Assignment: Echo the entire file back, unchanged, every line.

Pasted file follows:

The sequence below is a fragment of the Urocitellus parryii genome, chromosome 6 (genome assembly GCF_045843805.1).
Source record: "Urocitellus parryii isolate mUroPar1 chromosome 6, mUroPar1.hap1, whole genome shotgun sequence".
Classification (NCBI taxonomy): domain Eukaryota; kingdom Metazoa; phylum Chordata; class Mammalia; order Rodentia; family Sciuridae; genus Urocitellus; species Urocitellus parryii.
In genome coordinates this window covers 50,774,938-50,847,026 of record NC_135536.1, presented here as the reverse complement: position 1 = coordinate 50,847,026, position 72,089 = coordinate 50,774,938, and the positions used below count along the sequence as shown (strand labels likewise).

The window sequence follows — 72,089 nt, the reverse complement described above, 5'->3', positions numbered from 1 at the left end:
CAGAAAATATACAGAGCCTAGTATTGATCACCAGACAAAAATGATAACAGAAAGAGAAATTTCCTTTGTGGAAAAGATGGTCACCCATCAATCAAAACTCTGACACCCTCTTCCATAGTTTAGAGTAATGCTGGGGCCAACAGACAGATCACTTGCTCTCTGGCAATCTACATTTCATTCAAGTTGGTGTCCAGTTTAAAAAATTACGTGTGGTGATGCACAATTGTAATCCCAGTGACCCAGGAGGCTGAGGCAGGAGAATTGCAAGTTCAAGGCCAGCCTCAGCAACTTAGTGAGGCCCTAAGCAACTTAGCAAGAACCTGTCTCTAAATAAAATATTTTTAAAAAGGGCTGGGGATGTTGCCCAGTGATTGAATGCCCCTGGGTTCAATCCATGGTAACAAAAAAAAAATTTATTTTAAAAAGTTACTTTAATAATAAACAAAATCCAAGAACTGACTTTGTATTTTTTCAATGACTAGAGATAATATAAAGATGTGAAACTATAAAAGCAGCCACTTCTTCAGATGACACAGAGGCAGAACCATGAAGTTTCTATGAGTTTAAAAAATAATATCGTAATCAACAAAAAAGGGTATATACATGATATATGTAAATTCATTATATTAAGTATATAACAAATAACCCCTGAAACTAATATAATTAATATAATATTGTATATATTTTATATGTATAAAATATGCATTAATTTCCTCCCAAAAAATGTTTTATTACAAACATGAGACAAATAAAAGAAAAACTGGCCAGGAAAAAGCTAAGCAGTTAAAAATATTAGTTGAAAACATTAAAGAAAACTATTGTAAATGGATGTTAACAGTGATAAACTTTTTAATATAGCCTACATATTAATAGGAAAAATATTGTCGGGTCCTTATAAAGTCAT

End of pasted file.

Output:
The sequence below is a fragment of the Urocitellus parryii genome, chromosome 6 (genome assembly GCF_045843805.1).
Source record: "Urocitellus parryii isolate mUroPar1 chromosome 6, mUroPar1.hap1, whole genome shotgun sequence".
Classification (NCBI taxonomy): domain Eukaryota; kingdom Metazoa; phylum Chordata; class Mammalia; order Rodentia; family Sciuridae; genus Urocitellus; species Urocitellus parryii.
In genome coordinates this window covers 50,774,938-50,847,026 of record NC_135536.1, presented here as the reverse complement: position 1 = coordinate 50,847,026, position 72,089 = coordinate 50,774,938, and the positions used below count along the sequence as shown (strand labels likewise).

The window sequence follows — 72,089 nt, the reverse complement described above, 5'->3', positions numbered from 1 at the left end:
CAGAAAATATACAGAGCCTAGTATTGATCACCAGACAAAAATGATAACAGAAAGAGAAATTTCCTTTGTGGAAAAGATGGTCACCCATCAATCAAAACTCTGACACCCTCTTCCATAGTTTAGAGTAATGCTGGGGCCAACAGACAGATCACTTGCTCTCTGGCAATCTACATTTCATTCAAGTTGGTGTCCAGTTTAAAAAATTACGTGTGGTGATGCACAATTGTAATCCCAGTGACCCAGGAGGCTGAGGCAGGAGAATTGCAAGTTCAAGGCCAGCCTCAGCAACTTAGTGAGGCCCTAAGCAACTTAGCAAGAACCTGTCTCTAAATAAAATATTTTTAAAAAGGGCTGGGGATGTTGCCCAGTGATTGAATGCCCCTGGGTTCAATCCATGGTAACAAAAAAAAAATTTATTTTAAAAAGTTACTTTAATAATAAACAAAATCCAAGAACTGACTTTGTATTTTTTCAATGACTAGAGATAATATAAAGATGTGAAACTATAAAAGCAGCCACTTCTTCAGATGACACAGAGGCAGAACCATGAAGTTTCTATGAGTTTAAAAAATAATATCGTAATCAACAAAAAAGGGTATATACATGATATATGTAAATTCATTATATTAAGTATATAACAAATAACCCCTGAAACTAATATAATTAATATAATATTGTATATATTTTATATGTATAAAATATGCATTAATTTCCTCCCAAAAAATGTTTTATTACAAACATGAGACAAATAAAAGAAAAACTGGCCAGGAAAAAGCTAAGCAGTTAAAAATATTAGTTGAAAACATTAAAGAAAACTATTGTAAATGGATGTTAACAGTGATAAACTTTTTAATATAGCCTACATATTAATAGGAAAAATATTGTCGGGTCCTTATAAAGTCAT